Your dog might know exactly what you’re saying, but understanding his needs requires more than just listening. Keep your pup healthy by looking for subtle changes that signal potential danger.
1. Bad breath
“Lots of people think that dogs have a bad breath. That’s actually not normal,” says Dr. Ann Hohenhaus, staff doctor at the Animal Medical Center in New York. A stinky smile could actually indicate periodontal disease or an oral tumor.
2. Yellow eyes
If something seems off about your pup’s gaze, look around the irises. “If a patient is jaundiced, the white of the eye will look yellow,” Hohenhaus says.
3. Tail chasing
Puppies love racing around, but a sudden urge to run in circles could signal a problem in older dogs. Hohenhaus says tail chasing, or snapping at imaginary flies, can suggest partial seizures.
4. Paw licking
Just like their owners, lots of pups suffer from allergies. “Allergies are very common,” says Dr. Evan Antin, a veterinarian at Conejo Valley Veterinary Hospital. “If you see your dog licking his paws or forearms a lot, that could be a sign.”
5. Tilted head
This might be the cutest pose ever, but there’s an important difference between a cute stance and a painful ear infection. “It’s not like that head tilt that they do that we love,” Hohenhaus explains. “It’s tilted and it stays tilted all the time.”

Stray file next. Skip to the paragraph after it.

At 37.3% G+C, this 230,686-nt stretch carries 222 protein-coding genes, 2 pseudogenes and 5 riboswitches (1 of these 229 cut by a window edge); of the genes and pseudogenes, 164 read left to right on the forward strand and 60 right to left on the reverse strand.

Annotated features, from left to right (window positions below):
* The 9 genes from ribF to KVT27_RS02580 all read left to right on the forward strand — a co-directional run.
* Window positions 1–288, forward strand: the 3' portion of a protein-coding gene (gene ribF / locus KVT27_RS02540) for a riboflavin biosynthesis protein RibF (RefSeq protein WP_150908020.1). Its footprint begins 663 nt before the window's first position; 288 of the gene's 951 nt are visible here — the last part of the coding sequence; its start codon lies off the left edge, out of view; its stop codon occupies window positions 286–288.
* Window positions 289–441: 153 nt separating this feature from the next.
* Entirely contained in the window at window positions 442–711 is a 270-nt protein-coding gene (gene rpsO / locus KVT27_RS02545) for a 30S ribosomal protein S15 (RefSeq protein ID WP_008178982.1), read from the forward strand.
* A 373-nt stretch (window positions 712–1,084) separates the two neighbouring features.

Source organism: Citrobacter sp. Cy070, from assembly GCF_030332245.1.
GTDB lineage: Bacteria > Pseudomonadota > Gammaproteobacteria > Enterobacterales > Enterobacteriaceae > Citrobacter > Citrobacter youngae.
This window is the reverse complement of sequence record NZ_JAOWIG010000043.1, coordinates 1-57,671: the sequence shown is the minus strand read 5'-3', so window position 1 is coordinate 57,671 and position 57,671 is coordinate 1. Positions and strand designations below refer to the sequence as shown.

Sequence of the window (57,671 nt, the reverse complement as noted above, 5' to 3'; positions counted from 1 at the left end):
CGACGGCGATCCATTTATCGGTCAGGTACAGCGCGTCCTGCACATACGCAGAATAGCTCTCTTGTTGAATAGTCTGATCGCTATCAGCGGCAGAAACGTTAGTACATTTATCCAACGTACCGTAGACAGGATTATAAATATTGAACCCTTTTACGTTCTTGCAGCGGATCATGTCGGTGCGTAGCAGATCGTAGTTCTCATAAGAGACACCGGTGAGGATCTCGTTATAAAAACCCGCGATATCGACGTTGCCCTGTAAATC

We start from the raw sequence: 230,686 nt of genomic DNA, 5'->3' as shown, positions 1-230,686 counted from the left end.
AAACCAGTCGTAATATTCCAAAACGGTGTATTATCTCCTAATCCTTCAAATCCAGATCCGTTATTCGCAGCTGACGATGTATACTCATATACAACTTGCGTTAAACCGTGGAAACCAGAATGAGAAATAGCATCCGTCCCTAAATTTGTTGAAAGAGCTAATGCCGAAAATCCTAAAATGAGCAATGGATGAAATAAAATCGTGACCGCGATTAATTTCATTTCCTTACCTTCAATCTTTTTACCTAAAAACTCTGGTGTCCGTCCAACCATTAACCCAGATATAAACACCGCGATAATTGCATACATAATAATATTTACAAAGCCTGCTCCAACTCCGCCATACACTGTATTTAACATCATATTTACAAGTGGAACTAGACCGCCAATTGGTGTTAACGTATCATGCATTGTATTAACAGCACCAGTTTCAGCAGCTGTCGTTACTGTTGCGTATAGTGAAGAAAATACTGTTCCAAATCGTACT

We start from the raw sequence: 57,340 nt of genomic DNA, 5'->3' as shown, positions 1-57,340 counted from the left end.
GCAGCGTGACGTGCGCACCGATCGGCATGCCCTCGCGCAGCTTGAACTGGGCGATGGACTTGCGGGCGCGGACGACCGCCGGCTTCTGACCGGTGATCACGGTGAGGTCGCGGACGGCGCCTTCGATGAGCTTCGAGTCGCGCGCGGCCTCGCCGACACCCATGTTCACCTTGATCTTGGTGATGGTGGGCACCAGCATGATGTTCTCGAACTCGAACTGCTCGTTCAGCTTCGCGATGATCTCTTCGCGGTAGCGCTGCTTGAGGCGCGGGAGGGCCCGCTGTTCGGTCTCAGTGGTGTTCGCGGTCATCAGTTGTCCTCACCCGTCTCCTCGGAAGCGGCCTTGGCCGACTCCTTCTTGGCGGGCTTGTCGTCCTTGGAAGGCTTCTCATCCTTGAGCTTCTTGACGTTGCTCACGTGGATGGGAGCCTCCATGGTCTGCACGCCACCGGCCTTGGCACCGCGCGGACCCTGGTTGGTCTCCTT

6. Mismatched eyes
Take a pic with the flash on, and check out your dog’s gaze. Is one of his eyes missing a reflection? Similar to the flashlight at the vet’s office, that bright light can catch a detached retina.”Eyes are a pair and they should mostly look the same, left and right,” Hohenhaus says.
7. Fur loss
Don’t chalk up a patchy coat to shedding. Antin says mites, allergies and hypothyroidism can all cause fur to fall out.
8. Droopy face
If one side of your dog’s face looks a little saggy, call the vet right away. Paralysis of the facial nerve strongly indicates hypothyroidism, Hohenhaus says.
9. Patchy gums
He probably won’t like it, but take a look inside your pet’s mouth. If you see patchy gums, they could be a sign of gingivitis, dehydration or shock, Antin says.
10. Runny nose
Poor canines get viruses too, but an extra-snotty snout potentially points to a fungal infection. Besides the “ick” factor, that kind of infection is especially challenging to treat.
11. Red eye
Some dogs’ peepers naturally look a little red, but take notice if the inside of one eye is much redder than the other. A dangerous haemorrhage could be the source. “You need to see the doctor right away, because all that inflammation can cause glaucoma and loss of vision,” Hohenhaus warns.
12. Increased thirst
Call the vet if you’re refilling the dog bowls more frequently. Diabetes, cancer and kidney or hormonal disease could all make your pet extra thirsty, Antin says.
13. “Crusty” nose
The next time he puts his head in your lap, give that nose a pat. A “crusty” snout might mean your dog struggles to make tears. “It could be a marker of dry eye, because there’s a duct that runs between the eye and the nose,” Hohenhaus explains.
14. Eating dirt
Some pups like to chow down on unusual things (cough, cough, your most expensive pair of shoes), but licking dirt or grout suggests something’s up. The weird new habit might be a sign of anemia, according to Hohenhaus.
15. Changed mood
Your dog’s your best friend, so trust your instincts if his personality shifts. “If he’s not greeting you when you come home, or just being less social in general, that’s a sign,” Antin says. “Any illness can look like that.”
From: Good Housekeeping US